Firewatchers: Much Ado about Very Little
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With the press in a tizzy over the epochal importance of gay marriage in New York state, the Chicago Tribune has an unwittingly timely article on a past whoop-tee-doo that has quietly fizzled:
Female firefighters blazed a trail that few followed
After 25 years, they are still rare in Chicago and suburbs
Twenty-five years ago, Daniels was among the first group of 20 female firefighters hired in Chicago, a move that gave women entree to a macho profession that had been reserved primarily for white men. The women braved hostility, harassment and low expectations to prove they were capable of doing the job. Yet today, women remain barely visible in the firefighting ranks in the Chicago area and the nation.
In Chicago, there are 116 women, representing just over 2 percent of the department of more than 5,000. Nationally, fewer than 11,000 women are career firefighters, making up 3.6 percent of the firefighter population, according to the U.S. Fire Administration. ...
For most women, it was impossible to pass the physical test, which included timed exercises of hanging from a pole, climbing stairs carrying a 60-pound coiled hose and pulling a 150-pound dummy across a room without its feet touching the floor. ...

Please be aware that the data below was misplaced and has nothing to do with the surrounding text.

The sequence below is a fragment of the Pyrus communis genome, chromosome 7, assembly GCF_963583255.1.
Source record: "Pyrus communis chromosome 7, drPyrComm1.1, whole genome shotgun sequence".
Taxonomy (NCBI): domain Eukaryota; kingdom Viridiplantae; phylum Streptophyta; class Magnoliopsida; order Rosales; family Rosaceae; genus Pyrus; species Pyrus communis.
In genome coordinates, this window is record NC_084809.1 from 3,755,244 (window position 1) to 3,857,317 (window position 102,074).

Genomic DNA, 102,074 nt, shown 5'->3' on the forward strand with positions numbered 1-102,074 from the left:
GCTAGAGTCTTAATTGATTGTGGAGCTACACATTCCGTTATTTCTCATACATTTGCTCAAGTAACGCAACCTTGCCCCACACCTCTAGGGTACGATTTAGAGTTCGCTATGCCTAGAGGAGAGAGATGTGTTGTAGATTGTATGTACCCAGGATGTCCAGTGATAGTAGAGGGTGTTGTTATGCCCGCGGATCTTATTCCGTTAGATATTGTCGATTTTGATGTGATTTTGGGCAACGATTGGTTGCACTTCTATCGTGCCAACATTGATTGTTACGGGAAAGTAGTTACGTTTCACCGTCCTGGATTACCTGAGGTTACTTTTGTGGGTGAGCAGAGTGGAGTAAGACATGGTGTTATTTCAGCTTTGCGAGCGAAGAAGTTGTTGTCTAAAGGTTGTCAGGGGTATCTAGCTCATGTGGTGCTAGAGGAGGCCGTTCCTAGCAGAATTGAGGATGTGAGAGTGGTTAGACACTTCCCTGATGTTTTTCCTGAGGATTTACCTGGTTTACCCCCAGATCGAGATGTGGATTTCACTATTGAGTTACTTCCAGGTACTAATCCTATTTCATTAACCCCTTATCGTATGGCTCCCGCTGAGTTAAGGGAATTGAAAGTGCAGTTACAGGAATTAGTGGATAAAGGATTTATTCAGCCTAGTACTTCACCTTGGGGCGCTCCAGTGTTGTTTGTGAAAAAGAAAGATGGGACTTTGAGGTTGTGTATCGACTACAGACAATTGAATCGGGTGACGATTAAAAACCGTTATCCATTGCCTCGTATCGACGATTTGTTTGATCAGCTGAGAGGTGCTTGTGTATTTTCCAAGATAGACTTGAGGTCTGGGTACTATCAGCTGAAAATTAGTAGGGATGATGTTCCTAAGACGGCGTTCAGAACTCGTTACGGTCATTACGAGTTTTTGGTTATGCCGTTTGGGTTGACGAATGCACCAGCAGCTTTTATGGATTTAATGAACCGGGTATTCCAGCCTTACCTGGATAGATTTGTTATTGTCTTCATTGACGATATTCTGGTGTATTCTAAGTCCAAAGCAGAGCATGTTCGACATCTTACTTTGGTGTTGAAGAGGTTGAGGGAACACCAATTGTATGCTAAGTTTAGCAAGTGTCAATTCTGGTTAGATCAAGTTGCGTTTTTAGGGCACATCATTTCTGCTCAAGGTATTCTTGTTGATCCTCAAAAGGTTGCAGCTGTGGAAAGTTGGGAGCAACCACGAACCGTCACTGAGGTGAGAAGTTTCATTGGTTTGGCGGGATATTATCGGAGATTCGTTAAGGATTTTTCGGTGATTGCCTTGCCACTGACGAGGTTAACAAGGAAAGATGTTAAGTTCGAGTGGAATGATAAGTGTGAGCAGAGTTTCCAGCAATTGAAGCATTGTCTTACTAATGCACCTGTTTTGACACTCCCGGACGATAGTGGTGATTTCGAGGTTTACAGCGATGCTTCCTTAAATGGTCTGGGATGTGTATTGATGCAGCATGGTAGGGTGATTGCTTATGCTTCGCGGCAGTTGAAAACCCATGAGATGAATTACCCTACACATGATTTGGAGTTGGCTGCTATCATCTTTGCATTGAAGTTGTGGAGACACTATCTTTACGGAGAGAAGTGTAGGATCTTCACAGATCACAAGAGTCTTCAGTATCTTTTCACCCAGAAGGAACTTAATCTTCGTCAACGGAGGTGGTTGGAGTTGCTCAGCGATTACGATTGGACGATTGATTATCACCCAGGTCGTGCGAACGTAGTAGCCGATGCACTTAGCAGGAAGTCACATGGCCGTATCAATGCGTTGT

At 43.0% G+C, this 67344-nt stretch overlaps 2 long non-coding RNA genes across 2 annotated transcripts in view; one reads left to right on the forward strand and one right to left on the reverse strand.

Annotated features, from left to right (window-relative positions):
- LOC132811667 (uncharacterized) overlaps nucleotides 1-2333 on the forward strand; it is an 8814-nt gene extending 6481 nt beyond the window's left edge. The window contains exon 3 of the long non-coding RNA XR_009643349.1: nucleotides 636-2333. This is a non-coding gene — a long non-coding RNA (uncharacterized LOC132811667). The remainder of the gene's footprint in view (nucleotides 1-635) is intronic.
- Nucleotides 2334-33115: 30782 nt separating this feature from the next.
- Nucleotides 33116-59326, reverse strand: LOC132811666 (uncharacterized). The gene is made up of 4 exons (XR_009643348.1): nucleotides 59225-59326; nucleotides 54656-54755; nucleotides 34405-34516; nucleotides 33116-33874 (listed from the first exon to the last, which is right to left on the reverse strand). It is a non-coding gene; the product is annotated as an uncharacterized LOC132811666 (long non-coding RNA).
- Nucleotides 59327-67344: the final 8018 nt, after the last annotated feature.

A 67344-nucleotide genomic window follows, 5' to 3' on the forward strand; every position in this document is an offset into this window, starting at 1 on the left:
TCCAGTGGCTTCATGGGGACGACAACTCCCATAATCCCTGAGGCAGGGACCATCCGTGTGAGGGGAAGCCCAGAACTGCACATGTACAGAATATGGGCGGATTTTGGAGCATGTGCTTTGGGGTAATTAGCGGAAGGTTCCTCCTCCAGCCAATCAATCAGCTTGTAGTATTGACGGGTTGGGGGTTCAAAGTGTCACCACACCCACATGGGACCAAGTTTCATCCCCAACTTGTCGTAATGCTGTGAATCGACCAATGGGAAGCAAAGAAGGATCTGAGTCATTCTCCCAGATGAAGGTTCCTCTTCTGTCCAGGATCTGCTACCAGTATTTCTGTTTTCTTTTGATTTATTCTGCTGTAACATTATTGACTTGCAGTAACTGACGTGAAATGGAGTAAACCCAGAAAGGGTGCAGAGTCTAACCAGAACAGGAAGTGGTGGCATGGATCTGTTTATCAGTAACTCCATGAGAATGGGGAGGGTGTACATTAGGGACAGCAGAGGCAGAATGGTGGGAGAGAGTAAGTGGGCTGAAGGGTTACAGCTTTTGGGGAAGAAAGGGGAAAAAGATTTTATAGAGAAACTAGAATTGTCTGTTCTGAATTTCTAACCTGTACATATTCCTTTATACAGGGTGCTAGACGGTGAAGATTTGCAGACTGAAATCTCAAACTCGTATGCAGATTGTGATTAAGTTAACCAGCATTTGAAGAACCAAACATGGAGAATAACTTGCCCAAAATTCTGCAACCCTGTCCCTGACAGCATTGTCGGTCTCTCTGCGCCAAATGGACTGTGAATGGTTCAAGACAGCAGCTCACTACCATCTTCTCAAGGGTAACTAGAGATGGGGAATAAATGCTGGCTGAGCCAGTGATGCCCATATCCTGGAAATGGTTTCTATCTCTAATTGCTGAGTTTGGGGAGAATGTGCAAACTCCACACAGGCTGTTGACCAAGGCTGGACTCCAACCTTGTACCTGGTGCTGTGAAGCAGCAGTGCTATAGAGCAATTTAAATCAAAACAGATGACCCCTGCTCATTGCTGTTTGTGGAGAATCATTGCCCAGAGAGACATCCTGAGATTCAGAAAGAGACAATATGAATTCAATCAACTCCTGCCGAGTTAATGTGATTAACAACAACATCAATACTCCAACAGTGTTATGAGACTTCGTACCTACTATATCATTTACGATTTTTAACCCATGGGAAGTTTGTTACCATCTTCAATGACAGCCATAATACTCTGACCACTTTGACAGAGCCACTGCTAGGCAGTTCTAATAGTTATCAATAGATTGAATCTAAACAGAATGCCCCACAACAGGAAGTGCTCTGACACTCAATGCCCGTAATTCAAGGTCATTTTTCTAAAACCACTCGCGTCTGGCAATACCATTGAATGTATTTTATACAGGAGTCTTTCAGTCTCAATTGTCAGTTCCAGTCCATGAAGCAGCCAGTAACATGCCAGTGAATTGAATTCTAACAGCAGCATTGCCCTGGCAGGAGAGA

In the 1980s, the U.S. Justice Department urged the city, then led by Mayor Harold Washington, to hire more women and minorities as part of a 1974 consent decree governing minority hiring at the Fire Department. A new test was developed in 1985 that eased some of the demanding physical tasks and placed more emphasis on the written exam. The physical exam remains a barrier for some women in Chicago and the suburbs.
The women in the 1986 class were given additional physical training before entering the fire academy. In an affirmative-action move, those who passed the test were placed ahead of men who scored higher, making some men even more resentful. The women were assigned in pairs to 10 stations. ...
Most of the old fire stations in Chicago have been replaced or retrofitted to accommodate women.
The same is true in the suburbs. In Schaumburg, for example, all of the firehouses have been built or remodeled with unisex washrooms and bunkrooms. Hoffman Estates has separate female locker rooms and other facilities for women, though the village has not hired a woman.
One to 2 percent of applicants are women, but none has scored high enough on the entrance exam to make the hiring list, said Hoffman Estates fire Chief Robert Gorvett.
"We openly acknowledge the fact that we're all white men," Gorvett said. "It's certainly not something we're proud of."
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